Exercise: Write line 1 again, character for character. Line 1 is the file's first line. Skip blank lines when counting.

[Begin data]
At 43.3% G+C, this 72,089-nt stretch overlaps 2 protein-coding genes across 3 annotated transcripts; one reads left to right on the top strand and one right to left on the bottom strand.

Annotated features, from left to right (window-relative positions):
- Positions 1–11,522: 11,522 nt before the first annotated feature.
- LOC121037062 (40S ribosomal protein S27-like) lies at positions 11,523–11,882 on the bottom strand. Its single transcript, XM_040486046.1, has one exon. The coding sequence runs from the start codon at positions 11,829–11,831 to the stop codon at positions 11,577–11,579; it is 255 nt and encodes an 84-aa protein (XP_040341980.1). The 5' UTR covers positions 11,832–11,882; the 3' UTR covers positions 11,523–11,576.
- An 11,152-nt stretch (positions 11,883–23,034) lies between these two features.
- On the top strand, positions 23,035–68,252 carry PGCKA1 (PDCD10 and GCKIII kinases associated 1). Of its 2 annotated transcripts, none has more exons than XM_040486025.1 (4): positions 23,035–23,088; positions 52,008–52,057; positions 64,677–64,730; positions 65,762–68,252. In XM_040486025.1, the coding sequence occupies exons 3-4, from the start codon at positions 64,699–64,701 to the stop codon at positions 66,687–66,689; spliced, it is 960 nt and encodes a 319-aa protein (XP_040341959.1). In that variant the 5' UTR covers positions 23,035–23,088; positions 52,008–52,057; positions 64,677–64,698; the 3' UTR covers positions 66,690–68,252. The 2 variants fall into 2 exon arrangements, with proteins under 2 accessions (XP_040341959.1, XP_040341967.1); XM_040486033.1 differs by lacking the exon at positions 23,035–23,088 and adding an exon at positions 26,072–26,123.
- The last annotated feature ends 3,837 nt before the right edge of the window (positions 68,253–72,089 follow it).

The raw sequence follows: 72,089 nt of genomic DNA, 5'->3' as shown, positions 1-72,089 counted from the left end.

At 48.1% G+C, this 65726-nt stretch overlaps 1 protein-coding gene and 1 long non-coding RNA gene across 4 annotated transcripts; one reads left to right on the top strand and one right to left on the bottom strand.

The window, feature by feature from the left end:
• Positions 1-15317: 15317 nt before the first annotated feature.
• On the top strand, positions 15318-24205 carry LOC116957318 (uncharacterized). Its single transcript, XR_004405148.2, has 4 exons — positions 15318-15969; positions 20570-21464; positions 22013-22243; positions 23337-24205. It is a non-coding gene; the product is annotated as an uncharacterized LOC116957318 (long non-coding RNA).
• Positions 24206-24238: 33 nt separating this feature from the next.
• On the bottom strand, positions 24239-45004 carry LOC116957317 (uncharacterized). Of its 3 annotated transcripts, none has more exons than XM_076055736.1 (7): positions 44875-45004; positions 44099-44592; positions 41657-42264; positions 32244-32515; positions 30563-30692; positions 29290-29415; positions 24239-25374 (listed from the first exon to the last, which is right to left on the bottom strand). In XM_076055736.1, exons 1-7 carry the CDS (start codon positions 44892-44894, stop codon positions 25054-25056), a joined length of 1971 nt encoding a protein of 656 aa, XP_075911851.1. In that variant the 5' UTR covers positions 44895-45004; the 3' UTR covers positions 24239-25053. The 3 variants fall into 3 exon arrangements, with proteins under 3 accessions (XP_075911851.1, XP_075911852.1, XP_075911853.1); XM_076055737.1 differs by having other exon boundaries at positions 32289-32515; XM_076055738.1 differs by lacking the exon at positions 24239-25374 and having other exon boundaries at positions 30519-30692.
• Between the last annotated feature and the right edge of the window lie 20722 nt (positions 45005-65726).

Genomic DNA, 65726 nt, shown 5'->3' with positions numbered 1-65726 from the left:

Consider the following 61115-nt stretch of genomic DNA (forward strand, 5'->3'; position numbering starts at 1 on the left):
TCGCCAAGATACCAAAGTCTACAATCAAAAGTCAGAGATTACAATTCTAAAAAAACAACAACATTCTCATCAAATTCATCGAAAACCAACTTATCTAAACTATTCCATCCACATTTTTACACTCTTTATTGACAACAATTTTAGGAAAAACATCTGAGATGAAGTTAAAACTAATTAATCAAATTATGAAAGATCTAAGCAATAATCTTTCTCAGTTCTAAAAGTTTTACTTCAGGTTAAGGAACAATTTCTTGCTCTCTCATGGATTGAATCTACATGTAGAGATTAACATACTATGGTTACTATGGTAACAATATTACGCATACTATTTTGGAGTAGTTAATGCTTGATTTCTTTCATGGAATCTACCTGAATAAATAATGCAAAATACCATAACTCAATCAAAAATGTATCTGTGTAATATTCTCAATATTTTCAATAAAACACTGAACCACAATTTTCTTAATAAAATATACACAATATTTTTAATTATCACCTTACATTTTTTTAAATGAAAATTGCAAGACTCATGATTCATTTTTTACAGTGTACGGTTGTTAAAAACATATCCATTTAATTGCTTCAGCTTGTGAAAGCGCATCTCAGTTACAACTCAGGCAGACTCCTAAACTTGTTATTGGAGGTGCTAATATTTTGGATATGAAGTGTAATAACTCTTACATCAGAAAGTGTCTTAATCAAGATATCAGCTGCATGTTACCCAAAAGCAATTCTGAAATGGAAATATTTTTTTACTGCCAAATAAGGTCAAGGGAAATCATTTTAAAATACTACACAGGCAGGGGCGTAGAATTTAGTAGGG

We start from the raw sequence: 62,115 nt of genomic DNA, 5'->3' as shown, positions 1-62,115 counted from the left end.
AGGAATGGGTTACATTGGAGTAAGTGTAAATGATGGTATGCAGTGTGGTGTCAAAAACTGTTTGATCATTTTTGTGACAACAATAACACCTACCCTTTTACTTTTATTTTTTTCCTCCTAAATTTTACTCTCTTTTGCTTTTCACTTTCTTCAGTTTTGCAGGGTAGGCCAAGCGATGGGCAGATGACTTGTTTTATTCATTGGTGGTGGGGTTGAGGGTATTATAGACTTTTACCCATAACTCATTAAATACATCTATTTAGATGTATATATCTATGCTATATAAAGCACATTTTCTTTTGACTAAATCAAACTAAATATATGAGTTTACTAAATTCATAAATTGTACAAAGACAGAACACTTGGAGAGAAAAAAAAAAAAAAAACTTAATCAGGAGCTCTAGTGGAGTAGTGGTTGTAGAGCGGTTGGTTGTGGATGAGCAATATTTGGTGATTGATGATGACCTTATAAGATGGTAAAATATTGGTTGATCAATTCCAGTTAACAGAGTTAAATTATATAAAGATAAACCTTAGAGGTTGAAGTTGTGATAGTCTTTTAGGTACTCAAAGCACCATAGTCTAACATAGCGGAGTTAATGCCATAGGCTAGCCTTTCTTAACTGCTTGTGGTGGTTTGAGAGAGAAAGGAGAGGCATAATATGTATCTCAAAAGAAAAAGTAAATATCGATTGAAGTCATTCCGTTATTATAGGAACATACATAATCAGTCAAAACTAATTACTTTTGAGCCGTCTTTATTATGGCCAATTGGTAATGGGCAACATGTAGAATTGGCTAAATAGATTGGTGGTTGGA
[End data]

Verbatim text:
At 43.3% G+C, this 72,089-nt stretch overlaps 2 protein-coding genes across 3 annotated transcripts; one reads left to right on the top strand and one right to left on the bottom strand.